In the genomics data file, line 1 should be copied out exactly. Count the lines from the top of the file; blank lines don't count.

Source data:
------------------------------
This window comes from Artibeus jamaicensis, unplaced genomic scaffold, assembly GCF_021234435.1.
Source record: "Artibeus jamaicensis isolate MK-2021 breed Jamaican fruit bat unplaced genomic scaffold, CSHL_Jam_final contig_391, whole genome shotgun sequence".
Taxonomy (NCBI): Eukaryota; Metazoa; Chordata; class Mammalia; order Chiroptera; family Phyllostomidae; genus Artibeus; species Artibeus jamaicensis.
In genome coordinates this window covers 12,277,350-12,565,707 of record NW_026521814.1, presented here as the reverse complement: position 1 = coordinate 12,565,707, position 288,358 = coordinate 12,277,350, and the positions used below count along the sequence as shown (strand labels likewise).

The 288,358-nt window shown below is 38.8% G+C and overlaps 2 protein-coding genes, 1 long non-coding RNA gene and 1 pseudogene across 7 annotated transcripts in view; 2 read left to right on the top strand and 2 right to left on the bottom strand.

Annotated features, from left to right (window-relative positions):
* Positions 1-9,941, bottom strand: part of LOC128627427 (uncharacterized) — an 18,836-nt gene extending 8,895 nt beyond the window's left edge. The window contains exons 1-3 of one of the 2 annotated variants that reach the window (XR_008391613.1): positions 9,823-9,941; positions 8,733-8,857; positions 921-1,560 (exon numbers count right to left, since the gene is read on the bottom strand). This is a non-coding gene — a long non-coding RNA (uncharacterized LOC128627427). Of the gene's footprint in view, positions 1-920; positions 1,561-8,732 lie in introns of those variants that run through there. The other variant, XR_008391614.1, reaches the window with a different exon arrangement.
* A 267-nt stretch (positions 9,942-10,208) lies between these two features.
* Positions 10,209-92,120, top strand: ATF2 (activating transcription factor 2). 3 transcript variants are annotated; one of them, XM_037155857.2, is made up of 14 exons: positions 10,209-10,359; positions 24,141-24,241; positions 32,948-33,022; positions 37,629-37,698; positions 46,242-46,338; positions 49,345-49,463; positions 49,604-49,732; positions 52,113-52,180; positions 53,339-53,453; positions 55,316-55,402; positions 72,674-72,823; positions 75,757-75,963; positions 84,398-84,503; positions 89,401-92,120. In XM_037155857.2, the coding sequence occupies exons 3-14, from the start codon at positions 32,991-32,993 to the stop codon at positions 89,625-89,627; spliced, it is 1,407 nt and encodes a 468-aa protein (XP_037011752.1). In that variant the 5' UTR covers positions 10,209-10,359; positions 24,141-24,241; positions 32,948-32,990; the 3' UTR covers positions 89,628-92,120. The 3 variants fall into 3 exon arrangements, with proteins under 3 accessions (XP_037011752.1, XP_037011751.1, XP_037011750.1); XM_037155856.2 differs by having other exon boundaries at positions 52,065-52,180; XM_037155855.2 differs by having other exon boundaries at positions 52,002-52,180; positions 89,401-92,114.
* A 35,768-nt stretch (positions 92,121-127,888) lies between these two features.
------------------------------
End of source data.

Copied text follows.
This window comes from Artibeus jamaicensis, unplaced genomic scaffold, assembly GCF_021234435.1.